In contrast to many studies of New Testament ethics, which treat the New Testament in general and Paul in particular, Imitating Jesus: An Inclusive Approach to New Testament Ethics focuses on the person of Jesus himself. Richard Burridge maintains that imitating Jesus means following both his words – which are very demanding ethical teachings – and his deeds and example of being inclusive and accepting of everyone.
Burridge carefully and systematically traces that combination of rigorous ethical instruction and inclusive community through the letters of Paul and the four Gospels, treating specific ethical issues pertaining to each part of Scripture. The book culminates with a chapter on apartheid as an ethical challenge to reading the New Testament; using South Africa as a contemporary case study enables Burridge to highlight and further apply his previous discussion and conclusions.
Imitating Jesus was shortlisted for the Michael Ramsey Prize for theological writing in 2009. The prize was inaugurated by Dr Rowan Williams, former Archbishop of Canterbury, to encourage the most promising theological writing and to identify it for a wider Christian readership.
‘In this monumental work Richard Burridge has identified the fundamental questions facing South African theology today: How can we insure that apartheid will never happen again? His answer is pertinent to the entire theological world: by following and imitating Jesus. No imitation of Jesus could justify such violence and oppression or condone schemes of “separate development” or noninclusivity. Imitating Jesus says it all, but it is only the beginning of the fruitful reward of Burridge’s contribution.’ Walter Wink, Auburn Theological Seminary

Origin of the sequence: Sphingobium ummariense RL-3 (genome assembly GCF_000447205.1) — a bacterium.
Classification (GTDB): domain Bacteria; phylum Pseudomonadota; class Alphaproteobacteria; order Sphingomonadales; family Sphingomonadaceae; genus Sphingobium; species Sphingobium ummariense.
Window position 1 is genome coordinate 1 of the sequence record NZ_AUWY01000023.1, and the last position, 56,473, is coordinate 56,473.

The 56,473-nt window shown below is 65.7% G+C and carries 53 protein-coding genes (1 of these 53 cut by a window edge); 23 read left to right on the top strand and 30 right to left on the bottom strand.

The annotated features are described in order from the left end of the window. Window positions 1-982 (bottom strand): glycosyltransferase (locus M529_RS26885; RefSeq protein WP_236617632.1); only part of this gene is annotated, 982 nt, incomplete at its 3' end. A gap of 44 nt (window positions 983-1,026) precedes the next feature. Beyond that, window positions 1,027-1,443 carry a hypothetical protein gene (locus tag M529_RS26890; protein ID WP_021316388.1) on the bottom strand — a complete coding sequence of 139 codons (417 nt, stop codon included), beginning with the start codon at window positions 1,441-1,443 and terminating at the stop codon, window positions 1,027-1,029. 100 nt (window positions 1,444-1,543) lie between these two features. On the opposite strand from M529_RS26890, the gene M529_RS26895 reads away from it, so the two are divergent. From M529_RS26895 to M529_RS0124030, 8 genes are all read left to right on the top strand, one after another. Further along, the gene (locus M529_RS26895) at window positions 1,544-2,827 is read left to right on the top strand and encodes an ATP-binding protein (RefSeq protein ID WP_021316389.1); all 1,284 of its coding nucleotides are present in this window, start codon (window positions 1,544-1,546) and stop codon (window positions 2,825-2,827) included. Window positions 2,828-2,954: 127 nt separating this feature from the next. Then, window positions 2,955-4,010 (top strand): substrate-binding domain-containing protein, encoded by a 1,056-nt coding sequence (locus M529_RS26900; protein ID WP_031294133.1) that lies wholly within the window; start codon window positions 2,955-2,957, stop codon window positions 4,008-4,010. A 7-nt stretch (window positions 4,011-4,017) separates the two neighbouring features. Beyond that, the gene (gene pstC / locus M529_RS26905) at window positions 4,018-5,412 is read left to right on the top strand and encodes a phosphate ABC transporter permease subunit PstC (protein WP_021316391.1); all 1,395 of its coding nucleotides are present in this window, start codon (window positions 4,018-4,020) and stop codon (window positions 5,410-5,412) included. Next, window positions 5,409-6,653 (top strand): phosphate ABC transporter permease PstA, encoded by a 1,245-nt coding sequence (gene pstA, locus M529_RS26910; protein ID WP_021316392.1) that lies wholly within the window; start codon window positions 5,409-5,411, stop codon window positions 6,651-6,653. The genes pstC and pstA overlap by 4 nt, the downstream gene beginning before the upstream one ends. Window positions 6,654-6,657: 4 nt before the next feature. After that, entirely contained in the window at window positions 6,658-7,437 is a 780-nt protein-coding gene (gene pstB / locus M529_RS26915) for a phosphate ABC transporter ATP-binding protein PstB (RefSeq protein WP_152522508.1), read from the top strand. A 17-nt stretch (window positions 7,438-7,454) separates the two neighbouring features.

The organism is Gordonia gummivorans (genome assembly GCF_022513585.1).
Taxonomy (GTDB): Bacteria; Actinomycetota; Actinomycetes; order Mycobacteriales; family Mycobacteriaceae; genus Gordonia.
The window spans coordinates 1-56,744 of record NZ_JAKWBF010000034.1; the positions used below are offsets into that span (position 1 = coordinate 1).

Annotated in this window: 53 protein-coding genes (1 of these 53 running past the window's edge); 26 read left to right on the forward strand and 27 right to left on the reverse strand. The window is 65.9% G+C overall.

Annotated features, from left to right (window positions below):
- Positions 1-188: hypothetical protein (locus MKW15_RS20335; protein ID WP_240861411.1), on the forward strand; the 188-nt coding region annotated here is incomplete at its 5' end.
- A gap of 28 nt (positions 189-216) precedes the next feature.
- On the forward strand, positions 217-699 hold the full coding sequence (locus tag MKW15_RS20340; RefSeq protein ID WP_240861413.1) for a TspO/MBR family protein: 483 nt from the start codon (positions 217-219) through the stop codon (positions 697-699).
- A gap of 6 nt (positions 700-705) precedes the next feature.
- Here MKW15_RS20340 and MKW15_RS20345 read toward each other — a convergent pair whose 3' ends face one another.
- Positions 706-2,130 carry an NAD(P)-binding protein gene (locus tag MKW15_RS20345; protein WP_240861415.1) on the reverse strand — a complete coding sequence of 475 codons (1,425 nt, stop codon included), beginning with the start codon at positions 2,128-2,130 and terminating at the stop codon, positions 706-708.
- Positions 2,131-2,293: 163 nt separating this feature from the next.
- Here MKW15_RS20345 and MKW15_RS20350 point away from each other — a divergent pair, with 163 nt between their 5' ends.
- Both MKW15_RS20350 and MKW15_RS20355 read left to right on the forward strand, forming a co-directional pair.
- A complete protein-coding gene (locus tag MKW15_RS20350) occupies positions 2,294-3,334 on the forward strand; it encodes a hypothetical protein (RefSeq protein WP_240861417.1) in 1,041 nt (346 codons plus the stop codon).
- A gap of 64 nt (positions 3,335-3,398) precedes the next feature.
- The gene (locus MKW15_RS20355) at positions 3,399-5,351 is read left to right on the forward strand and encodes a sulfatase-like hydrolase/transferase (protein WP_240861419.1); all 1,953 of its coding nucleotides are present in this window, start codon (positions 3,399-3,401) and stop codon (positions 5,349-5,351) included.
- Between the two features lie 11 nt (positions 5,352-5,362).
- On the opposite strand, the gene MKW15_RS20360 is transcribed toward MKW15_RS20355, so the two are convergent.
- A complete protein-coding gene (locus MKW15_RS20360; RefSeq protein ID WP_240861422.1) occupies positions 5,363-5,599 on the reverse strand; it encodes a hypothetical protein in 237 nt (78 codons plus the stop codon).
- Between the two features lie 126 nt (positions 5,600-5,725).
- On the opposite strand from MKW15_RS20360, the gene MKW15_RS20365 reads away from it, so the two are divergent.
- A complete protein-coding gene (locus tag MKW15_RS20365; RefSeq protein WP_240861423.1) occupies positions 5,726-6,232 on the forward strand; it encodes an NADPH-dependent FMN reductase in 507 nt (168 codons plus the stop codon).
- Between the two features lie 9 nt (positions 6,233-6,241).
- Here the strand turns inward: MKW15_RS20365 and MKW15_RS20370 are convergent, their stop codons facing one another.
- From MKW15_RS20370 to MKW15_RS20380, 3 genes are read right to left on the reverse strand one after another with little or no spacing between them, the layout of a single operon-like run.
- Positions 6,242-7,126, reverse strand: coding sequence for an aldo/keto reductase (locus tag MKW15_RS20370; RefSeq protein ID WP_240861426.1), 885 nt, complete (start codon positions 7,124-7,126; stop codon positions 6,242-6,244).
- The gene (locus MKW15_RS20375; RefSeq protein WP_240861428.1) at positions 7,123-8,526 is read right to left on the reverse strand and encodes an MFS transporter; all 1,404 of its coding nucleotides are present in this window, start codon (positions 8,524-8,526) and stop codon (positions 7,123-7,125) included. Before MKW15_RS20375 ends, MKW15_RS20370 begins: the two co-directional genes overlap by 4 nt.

‘Richard Burridge’s Imitating Jesus is a welcome addition to the literature on New Testament ethics. I commend it – and recommend it – for its attention to the story of Jesus as the foundation of New Testament ethics, for its attention to genre, for its emphasis on both the rigorous moral teachings and the radically inclusive acceptance of the New Testament, and for its emphasis on the hermeneutical significance of reading the Bible in an inclusive community.’ Allen Verhey, Duke Divinity School
Find further reviews on the Eerdmans page.
For media interviews and discussion about Imitating Jesus, and the ethics of the New Testament, listen below.